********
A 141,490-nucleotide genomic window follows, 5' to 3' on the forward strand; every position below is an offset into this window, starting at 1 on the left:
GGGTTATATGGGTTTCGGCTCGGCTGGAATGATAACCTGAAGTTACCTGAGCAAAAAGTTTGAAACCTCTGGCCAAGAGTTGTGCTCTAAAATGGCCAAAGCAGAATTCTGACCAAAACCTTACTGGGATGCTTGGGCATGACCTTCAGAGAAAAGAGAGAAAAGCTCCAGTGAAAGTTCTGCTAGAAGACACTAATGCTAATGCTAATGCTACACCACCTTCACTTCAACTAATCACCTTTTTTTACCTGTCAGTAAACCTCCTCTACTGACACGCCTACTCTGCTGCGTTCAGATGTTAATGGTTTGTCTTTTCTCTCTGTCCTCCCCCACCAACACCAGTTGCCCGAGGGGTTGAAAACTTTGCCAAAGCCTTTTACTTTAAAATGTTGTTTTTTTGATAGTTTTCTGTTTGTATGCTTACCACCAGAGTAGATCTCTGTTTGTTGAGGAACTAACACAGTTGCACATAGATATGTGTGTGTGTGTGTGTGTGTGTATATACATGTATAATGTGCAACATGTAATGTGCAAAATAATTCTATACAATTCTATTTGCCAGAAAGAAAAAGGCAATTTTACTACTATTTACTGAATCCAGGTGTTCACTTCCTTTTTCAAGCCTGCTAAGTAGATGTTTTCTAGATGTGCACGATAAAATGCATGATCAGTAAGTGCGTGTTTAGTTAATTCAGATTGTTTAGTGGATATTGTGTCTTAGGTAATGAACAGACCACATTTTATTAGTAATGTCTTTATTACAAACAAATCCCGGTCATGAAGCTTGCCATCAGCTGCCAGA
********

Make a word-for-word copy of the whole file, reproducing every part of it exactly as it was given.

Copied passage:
A 141,490-nucleotide genomic window follows, 5' to 3' on the forward strand; every position below is an offset into this window, starting at 1 on the left:
GGGTTATATGGGTTTCGGCTCGGCTGGAATGATAACCTGAAGTTACCTGAGCAAAAAGTTTGAAACCTCTGGCCAAGAGTTGTGCTCTAAAATGGCCAAAGCAGAATTCTGACCAAAACCTTACTGGGATGCTTGGGCATGACCTTCAGAGAAAAGAGAGAAAAGCTCCAGTGAAAGTTCTGCTAGAAGACACTAATGCTAATGCTAATGCTACACCACCTTCACTTCAACTAATCACCTTTTTTTACCTGTCAGTAAACCTCCTCTACTGACACGCCTACTCTGCTGCGTTCAGATGTTAATGGTTTGTCTTTTCTCTCTGTCCTCCCCCACCAACACCAGTTGCCCGAGGGGTTGAAAACTTTGCCAAAGCCTTTTACTTTAAAATGTTGTTTTTTTGATAGTTTTCTGTTTGTATGCTTACCACCAGAGTAGATCTCTGTTTGTTGAGGAACTAACACAGTTGCACATAGATATGTGTGTGTGTGTGTGTGTGTGTATATACATGTATAATGTGCAACATGTAATGTGCAAAATAATTCTATACAATTCTATTTGCCAGAAAGAAAAAGGCAATTTTACTACTATTTACTGAATCCAGGTGTTCACTTCCTTTTTCAAGCCTGCTAAGTAGATGTTTTCTAGATGTGCACGATAAAATGCATGATCAGTAAGTGCGTGTTTAGTTAATTCAGATTGTTTAGTGGATATTGTGTCTTAGGTAATGAACAGACCACATTTTATTAGTAATGTCTTTATTACAAACAAATCCCGGTCATGAAGCTTGCCATCAGCTGCCAGA